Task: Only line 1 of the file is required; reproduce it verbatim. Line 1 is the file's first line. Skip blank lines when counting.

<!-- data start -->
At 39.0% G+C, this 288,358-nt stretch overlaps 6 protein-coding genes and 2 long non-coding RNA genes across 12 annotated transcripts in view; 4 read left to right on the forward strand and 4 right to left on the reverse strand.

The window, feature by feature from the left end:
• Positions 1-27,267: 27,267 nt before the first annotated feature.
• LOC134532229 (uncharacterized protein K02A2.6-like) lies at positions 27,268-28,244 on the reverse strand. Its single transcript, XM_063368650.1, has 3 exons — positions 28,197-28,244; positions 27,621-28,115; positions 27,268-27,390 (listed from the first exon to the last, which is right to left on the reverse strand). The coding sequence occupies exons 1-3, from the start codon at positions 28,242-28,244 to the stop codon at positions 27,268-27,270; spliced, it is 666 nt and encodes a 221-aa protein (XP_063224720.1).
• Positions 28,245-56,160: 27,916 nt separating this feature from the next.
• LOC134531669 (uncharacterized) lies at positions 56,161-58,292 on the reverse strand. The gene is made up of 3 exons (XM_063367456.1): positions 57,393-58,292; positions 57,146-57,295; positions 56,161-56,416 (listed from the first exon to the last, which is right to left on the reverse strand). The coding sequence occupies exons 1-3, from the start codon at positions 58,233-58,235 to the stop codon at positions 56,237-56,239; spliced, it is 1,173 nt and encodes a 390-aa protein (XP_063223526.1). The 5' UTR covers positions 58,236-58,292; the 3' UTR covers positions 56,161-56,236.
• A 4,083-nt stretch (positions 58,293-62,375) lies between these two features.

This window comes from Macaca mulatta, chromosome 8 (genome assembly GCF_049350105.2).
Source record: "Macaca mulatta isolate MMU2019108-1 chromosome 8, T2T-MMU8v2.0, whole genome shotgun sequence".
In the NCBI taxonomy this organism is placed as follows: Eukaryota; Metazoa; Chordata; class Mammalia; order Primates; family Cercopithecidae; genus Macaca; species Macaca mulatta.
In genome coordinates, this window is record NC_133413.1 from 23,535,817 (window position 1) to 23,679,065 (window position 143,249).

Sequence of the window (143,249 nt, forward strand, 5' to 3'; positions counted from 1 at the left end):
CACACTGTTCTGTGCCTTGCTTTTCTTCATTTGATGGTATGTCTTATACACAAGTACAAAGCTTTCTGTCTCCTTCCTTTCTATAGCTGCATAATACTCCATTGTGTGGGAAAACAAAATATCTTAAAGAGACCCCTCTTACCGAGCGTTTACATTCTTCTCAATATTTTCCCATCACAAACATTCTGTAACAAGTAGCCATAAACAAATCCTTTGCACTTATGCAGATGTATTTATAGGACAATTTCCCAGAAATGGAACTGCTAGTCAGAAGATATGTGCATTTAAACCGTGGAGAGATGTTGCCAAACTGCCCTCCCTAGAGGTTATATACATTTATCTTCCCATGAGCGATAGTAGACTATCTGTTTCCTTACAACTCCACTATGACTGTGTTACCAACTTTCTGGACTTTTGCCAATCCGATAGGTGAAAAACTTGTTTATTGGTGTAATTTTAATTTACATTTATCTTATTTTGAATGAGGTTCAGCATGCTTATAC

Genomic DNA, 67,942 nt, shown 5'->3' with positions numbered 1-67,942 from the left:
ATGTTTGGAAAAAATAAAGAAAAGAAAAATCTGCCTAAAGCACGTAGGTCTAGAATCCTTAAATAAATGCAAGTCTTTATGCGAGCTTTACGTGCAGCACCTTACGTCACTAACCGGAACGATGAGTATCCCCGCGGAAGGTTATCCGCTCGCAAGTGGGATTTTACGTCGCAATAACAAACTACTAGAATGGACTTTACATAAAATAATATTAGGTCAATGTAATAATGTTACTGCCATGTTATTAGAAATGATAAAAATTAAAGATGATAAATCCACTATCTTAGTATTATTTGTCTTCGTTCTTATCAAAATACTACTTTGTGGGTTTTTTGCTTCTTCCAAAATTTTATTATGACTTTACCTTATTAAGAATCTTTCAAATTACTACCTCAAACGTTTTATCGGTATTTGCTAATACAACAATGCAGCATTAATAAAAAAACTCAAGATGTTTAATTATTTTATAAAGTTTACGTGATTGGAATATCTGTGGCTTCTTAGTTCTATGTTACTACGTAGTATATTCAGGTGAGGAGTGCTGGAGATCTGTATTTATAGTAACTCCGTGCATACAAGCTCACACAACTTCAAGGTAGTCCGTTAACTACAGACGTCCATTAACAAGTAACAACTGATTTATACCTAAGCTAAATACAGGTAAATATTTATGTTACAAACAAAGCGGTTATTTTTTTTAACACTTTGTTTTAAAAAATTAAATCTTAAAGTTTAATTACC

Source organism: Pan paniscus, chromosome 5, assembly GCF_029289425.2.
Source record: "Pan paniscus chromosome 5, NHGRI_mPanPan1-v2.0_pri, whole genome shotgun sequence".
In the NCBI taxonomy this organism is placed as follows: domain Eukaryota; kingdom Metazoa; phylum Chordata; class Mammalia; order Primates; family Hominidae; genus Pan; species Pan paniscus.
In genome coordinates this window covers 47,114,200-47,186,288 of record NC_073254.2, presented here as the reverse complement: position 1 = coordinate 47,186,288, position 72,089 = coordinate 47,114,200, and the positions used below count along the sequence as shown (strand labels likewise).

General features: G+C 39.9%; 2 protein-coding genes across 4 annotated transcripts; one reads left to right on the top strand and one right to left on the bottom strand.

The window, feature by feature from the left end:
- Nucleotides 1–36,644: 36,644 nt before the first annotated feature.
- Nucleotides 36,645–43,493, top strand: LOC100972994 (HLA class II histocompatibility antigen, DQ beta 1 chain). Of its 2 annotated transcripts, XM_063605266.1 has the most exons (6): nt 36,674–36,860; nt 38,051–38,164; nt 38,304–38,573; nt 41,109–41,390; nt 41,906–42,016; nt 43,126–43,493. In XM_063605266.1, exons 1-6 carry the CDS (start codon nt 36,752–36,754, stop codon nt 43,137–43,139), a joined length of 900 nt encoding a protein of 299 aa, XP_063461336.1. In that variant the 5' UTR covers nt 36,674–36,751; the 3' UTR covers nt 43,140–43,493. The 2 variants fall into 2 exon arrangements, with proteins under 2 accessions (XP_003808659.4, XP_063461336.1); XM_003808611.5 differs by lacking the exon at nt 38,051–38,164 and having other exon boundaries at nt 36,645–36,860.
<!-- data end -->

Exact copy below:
At 39.0% G+C, this 288,358-nt stretch overlaps 6 protein-coding genes and 2 long non-coding RNA genes across 12 annotated transcripts in view; 4 read left to right on the forward strand and 4 right to left on the reverse strand.